February weekend is all for youth waterfowl hunters
Hunting season is either closed or soon to close, depending on the zone to which you travel.
However, the season isn’t closed for everybody. A special weekend is reserved for the youth of California – Feb. 5-6 to hunt waterfowl anywhere in the state.
No properties are off limits for legal hunting. State and federal refuges will be open to receive youth hunters for this special opportunity.
The reservation date is past for applying for a hunt date at a state-operated refuge. If you don’t have access to open, public land or a private club, you can hope your favorite refuge doesn’t fill and you can get in after the reservations have been processed.
Word is that most state wildlife areas are vastly underutilized for these hunts, so chances are good of getting in to hunt even without a reservation.
A youth hunter, previously known as a junior hunter, must be accompanied by an adult, but only the youth may carry a firearm and shoot.
The adult chaperone can play bird dog, retrieving downed birds or doing the “quacking” on calls to entice the birds.
While hunt opportunities are limited to the state’s youth, all other rules and regulations apply, such as bird limits, number of shot shells allowed, etc.
Many anglers enjoy taking a ride on a party boat out of the numerous ports along California’s coastline in hopes of putting fresh crab on the table. The season is open now, and getting limits of crab is more the rule than the exception.
The skipper and deckhand of that party boat have to know what they’re allowed to put in the box. That includes the number of crab and size restrictions, and what sex is and isn’t allowed.
None of that is the same if you crab out of your own boat.
Commercial boats, for example, aren’t allowed to keep female Dungeness crab, but you, on your boat, can.
How can you tell a female crab from a male? First, the female is smaller and less meaty. Secondly, a larger, mature female generally will have a large mass of eggs around its tail.
While it makes sense to return a female crab to the water, you aren’t required to release it from your boat.
It’s not spring, but the current weather pattern sure looks and feels like it, especially with weeks and weeks of rain and snow. We’re certainly not done with the winter wet stuff, so enjoy the good weather. There is good rod-bending action to be found.
American River: With a lack of any real appreciable rain the last couple of weeks, the river has dropped to a decent fishing level. Anglers just aren’t going.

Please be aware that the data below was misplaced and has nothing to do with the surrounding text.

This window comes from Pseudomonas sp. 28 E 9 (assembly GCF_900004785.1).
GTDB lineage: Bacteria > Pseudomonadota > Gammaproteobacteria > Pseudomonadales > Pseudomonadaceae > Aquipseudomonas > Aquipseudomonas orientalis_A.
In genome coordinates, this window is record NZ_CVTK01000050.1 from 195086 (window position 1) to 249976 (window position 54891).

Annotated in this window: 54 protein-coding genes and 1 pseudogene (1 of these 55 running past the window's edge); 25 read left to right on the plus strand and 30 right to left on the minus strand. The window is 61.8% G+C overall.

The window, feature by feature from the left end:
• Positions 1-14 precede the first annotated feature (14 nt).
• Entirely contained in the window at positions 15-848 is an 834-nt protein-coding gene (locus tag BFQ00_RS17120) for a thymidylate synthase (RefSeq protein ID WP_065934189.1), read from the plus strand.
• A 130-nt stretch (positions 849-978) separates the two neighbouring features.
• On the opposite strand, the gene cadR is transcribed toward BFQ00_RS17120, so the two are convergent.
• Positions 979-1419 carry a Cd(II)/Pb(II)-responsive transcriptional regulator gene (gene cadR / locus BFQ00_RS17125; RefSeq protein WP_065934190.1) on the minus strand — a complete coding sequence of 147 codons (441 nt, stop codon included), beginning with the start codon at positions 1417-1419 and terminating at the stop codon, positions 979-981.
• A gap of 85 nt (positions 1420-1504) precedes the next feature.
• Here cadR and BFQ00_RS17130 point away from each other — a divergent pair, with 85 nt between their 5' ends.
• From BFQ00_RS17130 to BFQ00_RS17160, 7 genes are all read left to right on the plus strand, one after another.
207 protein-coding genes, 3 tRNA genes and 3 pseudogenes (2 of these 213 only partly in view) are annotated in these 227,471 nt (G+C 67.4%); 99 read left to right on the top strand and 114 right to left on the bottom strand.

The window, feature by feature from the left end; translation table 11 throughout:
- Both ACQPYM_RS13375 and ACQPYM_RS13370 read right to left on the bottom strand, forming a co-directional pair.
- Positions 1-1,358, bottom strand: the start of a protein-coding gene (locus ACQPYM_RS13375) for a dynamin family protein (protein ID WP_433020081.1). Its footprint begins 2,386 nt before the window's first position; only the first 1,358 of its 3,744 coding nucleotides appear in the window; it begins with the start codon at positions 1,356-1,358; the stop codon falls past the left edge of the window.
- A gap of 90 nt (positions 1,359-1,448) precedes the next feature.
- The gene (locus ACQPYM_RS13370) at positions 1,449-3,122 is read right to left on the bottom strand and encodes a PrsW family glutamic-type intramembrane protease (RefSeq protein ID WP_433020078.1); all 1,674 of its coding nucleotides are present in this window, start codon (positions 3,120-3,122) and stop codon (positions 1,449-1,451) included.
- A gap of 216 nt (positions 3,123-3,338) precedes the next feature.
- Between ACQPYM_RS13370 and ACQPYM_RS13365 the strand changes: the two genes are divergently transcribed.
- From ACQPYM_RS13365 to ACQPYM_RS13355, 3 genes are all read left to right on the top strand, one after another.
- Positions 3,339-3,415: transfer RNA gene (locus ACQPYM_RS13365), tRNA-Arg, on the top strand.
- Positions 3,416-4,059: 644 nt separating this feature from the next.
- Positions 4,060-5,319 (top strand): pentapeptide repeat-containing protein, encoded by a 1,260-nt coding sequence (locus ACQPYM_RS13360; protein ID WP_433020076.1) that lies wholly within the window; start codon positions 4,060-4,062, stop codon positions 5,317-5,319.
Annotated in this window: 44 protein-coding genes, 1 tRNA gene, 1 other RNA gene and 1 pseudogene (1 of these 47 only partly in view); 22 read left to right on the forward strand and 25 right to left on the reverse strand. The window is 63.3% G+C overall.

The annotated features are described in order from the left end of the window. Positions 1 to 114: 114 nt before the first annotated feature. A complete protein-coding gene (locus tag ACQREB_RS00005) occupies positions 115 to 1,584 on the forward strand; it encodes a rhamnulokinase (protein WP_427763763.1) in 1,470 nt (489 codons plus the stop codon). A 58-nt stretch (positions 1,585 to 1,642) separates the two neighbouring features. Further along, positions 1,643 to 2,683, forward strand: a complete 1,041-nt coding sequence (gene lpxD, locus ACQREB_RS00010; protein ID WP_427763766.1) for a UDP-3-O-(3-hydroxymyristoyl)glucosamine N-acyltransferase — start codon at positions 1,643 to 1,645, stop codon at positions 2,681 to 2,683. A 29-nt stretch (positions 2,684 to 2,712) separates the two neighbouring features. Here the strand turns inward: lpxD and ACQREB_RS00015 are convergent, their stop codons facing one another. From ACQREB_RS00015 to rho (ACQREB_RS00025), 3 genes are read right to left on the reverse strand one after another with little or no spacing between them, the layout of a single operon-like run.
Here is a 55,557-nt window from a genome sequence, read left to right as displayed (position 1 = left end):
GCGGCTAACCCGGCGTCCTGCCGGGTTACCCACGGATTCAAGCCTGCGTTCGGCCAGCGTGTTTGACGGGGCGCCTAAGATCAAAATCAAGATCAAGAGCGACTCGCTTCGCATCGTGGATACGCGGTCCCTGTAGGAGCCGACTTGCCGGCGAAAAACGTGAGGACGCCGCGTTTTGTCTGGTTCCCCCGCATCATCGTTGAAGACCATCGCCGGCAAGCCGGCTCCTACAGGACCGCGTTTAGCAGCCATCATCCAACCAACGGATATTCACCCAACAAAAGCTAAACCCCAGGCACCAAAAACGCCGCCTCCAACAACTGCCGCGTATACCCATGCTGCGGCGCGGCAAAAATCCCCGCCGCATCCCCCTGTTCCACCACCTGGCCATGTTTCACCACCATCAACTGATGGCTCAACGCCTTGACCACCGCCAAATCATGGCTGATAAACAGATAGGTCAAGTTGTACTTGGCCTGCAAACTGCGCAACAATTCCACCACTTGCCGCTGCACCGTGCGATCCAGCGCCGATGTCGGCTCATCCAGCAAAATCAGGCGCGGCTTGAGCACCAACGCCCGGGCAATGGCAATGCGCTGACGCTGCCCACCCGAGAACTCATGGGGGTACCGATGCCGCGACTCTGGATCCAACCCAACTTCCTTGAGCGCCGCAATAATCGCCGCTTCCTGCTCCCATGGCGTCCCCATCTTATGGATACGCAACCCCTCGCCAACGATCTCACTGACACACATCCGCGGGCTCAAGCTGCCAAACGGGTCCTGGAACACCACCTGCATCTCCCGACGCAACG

If fresh-run steelhead going up the ladder into the hatchery is any indication, there are a bunch of steelies in the river. Just below the hatchery downriver to Sailor Bar, toss a salmon-roe-egg imitation or night crawler, keep it near the bottom, and chances are good you’re going to tie into a big, fighting steelhead. Be sure to have your steelhead report card with you.
Jenkinson Lake: Shore fishing around the cove at the second dam usually is red hot, but it’s been slow so far this year. The lake is full, which bodes well, and if it’s full now, it will remain that way for a while. Trollers, however, are nailing mackinaw up to four pounds by hauling a Needlefish.
Camp Far West: No problem launching if you want to go for a day of boating. The lake is full and going over the spillway. Boating conditions are great; fishing isn’t. You might find a bass here and there but nothing to write home about.
Lake Oroville: It was in good shape last year but dropped radically over the summer. It’s already looking good for this spring, more than 65 percent, so what might happen by late summer remains to be seen. Fog on this water has deterred most anglers from putting boats on the lake. Those who have, however, have found a decent bass bite by tossing tubes, worms and jigs in purple or brown. Work slow. Fish aren’t highly active, and you have to spark their interest to get bit.
Folsom Lake: The good news is that not many people are out there trying, so if you get your boat on the water, you might not have any competition. Drop-shotting a Robo Worm has produced a bite, and the bass are hanging out along creek channel edges. Even those drop-shotting in the North Fork are getting bit by a king salmon now and then.
Port of Sacramento: If you can get near the water of the Port or Deep Water Channel, the region is stuffed with stripers. Even from shore, you can drift a jumbo minnow under a bobber. Trollers are nailing their share, as are those jigging, but live bait generally will easily outfish both.
Get all the way down to the mouth of the Deep Water Channel, then switch to shrimp baits or a gob of pileworms. There has been a pretty good sturgeon bite there and further downstream in the Rio Vista area.
Collins Lake: Leave the boat at home. Shore anglers are hammering trout just about anywhere they cast a line, and a good many rainbows are up to 3½ pounds. Put Power Bait or a crawler off a sliding sinker rig. The lake is full and going over the dam.
Contact George deVilbiss at GeorgesColumn@aol.com.